Top 10 Oldest Universities in the World You Should Know About

Universities have existed, in different forms, with different ideas, in human history since the Medieval Ages. The universities that we know and compete for today are extensions and developments of these institutions that have been there since the fifth century. However different they might have been, one thing has remained constant throughout – the need to explore and push the boundaries of knowledge.

So, in this article, we will be looking at

When was the first university built in the world?

If you want to go back into the annals of time, then this is a complicated question with many answers – since history is never that simple.  Many would say that Plato’s, The Academy, was the first university in the real sense of the word. Others would name Nalanda and Takshila (which we briefly discuss a little below).

This is why, for the sake of this article, we’re looking at modern history and also the ones that are still functioning today.

Modern history, however, has attributed the term “oldest university”, in the western definition of the term, to the University of Bologna which was established between 1088 and 1190 CE. Founded in the Italian city of Bologna, it became recognized across continents as a respectable school for canon and civil law. With a history spanning almost 950 years, the “first university” continues to function today.

If you google the world’s oldest university, there is also a chance that the name Al-Qarawiyyin pops up. What is the story there? How does one reconcile this answer with the University of Bologna?

Here’s the story.

Al-Qarawiyyin (also known as the university of Al-Karaouine) was founded as a mosque by Fatima al-Fihri in 857-859 CE in Fez, Morocco, during what is considered to be the Islamic Golden Age. Effectively running as a Madrasa till World War II, it was given university status in 1963. It is because of this recognition that Al-Qarawiyyin is a-posteriori considered to be the oldest institution in continuous operation for higher education, especially by UNESCO and the Guinness world records. It is still one of the most prestigious universities in the Arab world.

Source: Wikimedia Commons

The Al-Azhar University in Cairo, Egypt also has a similar story. Founded in 970 CE as a Madrasa (a center for Islamic learning), it was awarded university status in 1961 and has developed a modern curriculum of secular subjects (business, economics, science, medicine, engineering, and agriculture, to name a few), ensuring its survival.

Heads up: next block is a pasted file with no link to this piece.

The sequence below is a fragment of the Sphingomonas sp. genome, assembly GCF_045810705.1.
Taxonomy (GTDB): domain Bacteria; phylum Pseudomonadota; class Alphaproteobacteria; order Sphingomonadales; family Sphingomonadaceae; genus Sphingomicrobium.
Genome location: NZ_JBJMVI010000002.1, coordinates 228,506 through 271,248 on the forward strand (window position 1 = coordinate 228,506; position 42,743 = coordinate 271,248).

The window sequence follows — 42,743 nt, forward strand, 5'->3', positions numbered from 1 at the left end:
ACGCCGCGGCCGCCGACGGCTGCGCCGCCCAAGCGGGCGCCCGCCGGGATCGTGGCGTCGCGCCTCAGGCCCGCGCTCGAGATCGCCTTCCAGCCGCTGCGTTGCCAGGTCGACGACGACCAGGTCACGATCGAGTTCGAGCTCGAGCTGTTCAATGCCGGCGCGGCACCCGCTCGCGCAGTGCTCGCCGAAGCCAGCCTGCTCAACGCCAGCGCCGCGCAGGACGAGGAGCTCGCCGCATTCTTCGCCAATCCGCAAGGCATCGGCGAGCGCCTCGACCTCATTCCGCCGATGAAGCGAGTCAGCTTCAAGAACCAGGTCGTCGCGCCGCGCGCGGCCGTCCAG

Source: Wikimedia Commons

In Asia, the oldest university that continues to be in operation is the University of Santo Tomas (established in 1611), located in the Philippines. You could ask – What about Nalanda and Takshashila? History teachers have always talked about how they are some of the oldest universities. Where do they fit in?

If you are thinking this, you are absolutely right. Archeological records show that Nalanda was established in 427 CE and is still considered to be the first residential university. In addition to Buddhist philosophy, the university also taught grammar, medicine, logic, and mathematics.

The University of Takshashila is even older. Dating back to the 10th Century BCE, the university was particularly renowned for science, especially medicine, and the arts, but both religious and secular subjects were taught.

If that is the case, why aren’t they featured in detail in this list? Well, the answer is simple. All the other universities listed here continue to operate today. Except for temporary closures during wars and other calamities, the universities have continued their legacies for hundreds of years. You can enroll yourself in them, learn and graduate from them.

Unfortunately, Takshashila was abandoned around the 5th century CE, and Nalanda by the beginning of the 13th century. The ruins of these two historical sites attract thousands of tourists even today. However, in 2010, the Nalanda University Act was passed by the Government of India to re-establish Nalanda University and encourage regional networking and collaboration between the University and existing centers of excellence in East Asia. In September 2014, the University opened its doors for the first batch of students, a historic development after a gap of nearly eight hundred years.

The oldest university in the US is Harvard University, Massachusetts, which was established in 1636.

Can you imagine how cool it would be, to be a part of such universities? They offer so much more than education. They are epicenters of culture and physical proof of history unfurling in front of our eyes.

What are the oldest schools in the world?

When we look back at history, it was almost impossible to separate religious studies or theology from higher education. The buildings were part of churches, cathedrals, or mosques. With time religious studies took the back seat in these universities, and these universities expanded their curriculum to every other secular field of study. Many of the oldest universities have split into different colleges or have been modernized beyond all recognition.

What we are fascinated by are some of the world’s oldest universities that continue to operate today. So what follows is not a list of the oldest universities in order of establishment, but instead an article on the oldest universities, which also have a high international ranking according to the QS University ranking.